There are half a million people with cancer currently in the workforce, contributing £16 billion a year to the UK economy.
However, thousands more are being held back because of lack of support. While work can be vital in helping cancer sufferers rebuild their lives, research shows that negative experiences at work can lead to a triple whammy effect; the trauma of diagnosis and treatment; job loss or bad experience at work and collapse in self-esteem.
Maggie's is launching a partnership to provide support to address these barriers through educational events at nine Maggie's centres across the UK.
Judy Wilson, 60, a teacher from Angus, says support from her employer made a huge difference.
She said: "During that time, my boss always met me once a month and assured me that my job was there."
The mother-of-four was diagnosed with ovarian cancer in April 2011 and started treatment the following month. Mrs Wilson had a hysterectomy and six sessions of chemotherapy and was in bed for up to 10 days after each session.
“My boss encouraged me to come into school as much as possible, not to work, but to see everybody. I was very much in favour of that because I think you can get into the situation where you are frightened to go in, nobody knows what to say to you.”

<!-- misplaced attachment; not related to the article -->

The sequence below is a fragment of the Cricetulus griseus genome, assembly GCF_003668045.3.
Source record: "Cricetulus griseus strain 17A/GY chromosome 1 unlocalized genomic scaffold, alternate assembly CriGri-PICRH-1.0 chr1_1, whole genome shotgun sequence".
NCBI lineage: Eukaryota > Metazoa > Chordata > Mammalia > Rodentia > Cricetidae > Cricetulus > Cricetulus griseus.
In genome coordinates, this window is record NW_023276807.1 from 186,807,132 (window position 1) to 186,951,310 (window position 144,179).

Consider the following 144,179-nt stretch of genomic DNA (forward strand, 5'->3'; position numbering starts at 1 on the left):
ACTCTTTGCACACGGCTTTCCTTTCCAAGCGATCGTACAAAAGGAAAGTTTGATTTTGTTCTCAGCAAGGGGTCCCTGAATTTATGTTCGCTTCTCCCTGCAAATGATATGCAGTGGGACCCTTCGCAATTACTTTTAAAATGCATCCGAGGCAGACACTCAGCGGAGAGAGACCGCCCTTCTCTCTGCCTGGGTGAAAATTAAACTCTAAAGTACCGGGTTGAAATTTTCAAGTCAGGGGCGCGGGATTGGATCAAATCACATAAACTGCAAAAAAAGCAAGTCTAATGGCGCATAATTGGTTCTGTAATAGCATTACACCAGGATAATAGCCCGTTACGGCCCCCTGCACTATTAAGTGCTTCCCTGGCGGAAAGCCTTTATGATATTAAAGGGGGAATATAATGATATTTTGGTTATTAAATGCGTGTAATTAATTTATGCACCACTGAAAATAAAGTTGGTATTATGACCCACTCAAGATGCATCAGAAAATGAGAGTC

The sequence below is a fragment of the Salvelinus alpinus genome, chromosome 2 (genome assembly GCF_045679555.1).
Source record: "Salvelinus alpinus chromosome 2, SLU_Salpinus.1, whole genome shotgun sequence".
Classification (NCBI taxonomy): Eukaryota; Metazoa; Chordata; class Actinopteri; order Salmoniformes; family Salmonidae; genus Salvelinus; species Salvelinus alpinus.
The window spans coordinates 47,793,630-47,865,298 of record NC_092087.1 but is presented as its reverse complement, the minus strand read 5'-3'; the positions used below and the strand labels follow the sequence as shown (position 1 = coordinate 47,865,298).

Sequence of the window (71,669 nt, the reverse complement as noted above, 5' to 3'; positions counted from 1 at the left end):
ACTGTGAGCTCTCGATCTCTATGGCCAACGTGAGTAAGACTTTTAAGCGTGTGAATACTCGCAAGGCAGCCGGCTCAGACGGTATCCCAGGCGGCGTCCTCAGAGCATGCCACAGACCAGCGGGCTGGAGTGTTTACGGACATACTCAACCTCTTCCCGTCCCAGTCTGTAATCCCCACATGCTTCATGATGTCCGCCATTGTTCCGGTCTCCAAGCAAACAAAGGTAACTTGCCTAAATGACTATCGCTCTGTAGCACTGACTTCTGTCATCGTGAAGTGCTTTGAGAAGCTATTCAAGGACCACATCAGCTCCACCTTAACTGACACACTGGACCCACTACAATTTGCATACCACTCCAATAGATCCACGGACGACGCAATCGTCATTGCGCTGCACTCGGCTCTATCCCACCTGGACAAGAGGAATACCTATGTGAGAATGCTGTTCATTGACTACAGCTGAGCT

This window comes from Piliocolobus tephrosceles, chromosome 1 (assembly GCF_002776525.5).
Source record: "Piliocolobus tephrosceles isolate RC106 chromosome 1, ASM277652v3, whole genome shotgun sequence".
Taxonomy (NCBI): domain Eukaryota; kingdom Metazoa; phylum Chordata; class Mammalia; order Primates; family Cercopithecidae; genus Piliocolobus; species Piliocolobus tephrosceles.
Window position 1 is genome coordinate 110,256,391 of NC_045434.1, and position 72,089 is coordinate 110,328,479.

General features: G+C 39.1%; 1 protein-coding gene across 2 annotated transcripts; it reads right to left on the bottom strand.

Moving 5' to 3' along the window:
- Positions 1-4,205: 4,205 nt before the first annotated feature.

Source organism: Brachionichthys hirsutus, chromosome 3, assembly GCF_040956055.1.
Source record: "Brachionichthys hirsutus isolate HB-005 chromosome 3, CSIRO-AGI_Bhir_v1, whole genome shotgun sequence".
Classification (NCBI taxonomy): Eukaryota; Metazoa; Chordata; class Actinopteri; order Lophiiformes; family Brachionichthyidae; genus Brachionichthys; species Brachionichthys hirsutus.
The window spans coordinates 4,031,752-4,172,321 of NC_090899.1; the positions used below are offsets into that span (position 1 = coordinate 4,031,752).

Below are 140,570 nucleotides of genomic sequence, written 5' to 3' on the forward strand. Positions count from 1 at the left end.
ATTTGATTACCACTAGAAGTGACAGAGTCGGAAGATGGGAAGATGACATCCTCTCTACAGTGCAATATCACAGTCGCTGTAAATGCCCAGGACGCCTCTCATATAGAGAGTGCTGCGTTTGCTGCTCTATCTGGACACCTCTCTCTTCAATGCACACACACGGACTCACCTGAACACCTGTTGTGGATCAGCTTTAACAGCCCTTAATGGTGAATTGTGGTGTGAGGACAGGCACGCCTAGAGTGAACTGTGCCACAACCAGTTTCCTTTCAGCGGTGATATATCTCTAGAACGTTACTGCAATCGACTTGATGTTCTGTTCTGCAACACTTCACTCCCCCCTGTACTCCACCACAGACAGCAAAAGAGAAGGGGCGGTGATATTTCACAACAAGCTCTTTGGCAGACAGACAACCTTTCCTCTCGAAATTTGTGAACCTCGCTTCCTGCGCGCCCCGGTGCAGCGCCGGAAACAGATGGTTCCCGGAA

Unlike a lot of employers, Mrs Wilson’s school was very good about not asking when she was coming back to work.
She tried to go back in December 2011 but her boss told her she wasn’t well enough and should come back after Christmas. She returned again in January on a phased return and is now working full-time in a new role as head of the science faculty.
“I hear of people who have terrible bosses and just have the most terrible time. I have been surrounded by love and support my entire journey and that makes such a massive difference.”
Maggie’s is working alongside rehabilitation experts Unum to deliver the educational events and resources to encourage more businesses to offer support.